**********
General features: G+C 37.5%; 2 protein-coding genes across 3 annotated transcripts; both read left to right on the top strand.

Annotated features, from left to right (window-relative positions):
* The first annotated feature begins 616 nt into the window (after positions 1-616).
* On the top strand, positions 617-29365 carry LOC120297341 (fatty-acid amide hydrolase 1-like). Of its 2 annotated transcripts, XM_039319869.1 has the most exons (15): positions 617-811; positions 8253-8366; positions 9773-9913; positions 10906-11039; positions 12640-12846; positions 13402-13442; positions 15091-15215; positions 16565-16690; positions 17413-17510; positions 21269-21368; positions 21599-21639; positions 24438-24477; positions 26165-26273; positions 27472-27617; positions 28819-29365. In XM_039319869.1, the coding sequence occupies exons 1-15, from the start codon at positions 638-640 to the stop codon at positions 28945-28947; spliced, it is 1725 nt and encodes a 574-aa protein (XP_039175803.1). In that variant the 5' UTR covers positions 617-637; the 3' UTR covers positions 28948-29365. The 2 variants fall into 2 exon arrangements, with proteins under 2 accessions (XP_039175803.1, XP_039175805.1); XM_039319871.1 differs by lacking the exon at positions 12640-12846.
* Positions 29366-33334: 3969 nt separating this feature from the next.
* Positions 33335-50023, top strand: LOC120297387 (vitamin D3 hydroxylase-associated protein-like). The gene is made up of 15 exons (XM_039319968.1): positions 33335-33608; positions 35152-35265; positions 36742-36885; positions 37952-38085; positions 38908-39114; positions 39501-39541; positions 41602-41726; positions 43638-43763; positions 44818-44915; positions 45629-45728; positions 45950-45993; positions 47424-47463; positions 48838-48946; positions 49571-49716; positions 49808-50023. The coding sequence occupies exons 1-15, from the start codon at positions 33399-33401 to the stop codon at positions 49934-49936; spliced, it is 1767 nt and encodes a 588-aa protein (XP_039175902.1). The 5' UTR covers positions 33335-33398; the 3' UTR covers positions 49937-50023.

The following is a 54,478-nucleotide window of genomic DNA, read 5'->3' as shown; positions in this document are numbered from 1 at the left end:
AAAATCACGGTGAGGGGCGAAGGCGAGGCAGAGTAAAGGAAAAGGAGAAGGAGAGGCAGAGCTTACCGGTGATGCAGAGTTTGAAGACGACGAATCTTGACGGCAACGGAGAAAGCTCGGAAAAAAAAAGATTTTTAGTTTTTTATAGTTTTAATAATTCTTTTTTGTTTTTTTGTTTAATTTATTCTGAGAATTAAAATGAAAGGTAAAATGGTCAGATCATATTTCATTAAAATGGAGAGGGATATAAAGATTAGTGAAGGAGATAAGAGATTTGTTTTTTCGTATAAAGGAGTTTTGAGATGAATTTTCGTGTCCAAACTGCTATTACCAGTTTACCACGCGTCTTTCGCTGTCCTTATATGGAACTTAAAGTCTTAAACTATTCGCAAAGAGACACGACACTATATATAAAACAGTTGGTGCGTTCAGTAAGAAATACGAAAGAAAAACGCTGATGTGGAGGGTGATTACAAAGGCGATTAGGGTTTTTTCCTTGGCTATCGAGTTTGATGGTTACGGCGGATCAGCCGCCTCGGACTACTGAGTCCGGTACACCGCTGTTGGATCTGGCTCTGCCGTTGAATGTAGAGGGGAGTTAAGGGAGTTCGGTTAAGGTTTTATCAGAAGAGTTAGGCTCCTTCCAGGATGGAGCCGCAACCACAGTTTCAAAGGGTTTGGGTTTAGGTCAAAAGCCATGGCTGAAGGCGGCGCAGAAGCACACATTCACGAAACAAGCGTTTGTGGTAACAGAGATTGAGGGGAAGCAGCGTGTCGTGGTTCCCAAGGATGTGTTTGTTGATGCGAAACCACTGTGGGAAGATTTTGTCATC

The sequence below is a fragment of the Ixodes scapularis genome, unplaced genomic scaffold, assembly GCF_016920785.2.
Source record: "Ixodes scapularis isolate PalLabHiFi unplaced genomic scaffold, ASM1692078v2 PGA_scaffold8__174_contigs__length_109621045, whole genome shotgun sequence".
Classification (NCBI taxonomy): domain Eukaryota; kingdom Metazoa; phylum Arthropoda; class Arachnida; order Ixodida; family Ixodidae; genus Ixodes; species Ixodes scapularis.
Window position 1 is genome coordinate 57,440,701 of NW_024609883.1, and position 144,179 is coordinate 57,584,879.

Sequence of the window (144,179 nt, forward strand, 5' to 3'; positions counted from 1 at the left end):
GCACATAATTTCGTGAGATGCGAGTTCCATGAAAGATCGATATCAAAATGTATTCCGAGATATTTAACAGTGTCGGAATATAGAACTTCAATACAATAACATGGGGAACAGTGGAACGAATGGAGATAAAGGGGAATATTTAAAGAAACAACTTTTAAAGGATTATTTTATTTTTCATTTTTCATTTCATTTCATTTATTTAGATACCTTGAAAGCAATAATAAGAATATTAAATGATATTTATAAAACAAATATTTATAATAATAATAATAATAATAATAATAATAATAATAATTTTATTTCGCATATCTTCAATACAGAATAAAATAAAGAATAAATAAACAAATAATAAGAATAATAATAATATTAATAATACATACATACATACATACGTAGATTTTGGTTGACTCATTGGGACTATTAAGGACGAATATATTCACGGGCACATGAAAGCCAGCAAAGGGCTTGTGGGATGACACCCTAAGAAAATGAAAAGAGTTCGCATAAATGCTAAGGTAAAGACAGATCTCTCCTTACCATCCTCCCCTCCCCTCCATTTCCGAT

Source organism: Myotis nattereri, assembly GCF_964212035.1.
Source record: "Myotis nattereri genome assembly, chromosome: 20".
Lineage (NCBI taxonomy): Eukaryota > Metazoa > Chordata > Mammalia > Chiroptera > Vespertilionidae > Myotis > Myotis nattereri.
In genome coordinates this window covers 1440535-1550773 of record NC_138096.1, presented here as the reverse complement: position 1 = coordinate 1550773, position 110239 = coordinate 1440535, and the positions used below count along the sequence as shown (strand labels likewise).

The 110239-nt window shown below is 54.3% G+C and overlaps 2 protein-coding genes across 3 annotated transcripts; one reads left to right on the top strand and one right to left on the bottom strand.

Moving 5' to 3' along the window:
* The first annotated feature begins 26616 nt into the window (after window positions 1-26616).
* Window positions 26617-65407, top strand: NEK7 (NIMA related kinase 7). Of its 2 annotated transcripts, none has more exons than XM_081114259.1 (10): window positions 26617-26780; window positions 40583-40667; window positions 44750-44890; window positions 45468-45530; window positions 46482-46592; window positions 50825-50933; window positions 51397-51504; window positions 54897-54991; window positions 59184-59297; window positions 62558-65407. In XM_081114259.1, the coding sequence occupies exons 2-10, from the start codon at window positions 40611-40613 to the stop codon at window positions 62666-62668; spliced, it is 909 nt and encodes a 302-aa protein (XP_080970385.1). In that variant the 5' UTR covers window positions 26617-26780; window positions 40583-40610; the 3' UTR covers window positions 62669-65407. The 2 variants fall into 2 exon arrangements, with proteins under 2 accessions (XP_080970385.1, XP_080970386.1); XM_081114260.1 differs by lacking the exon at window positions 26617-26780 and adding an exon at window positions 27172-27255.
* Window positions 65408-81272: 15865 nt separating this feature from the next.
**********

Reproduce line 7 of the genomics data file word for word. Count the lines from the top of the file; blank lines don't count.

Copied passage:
The following is a 54,478-nucleotide window of genomic DNA, read 5'->3' as shown; positions in this document are numbered from 1 at the left end: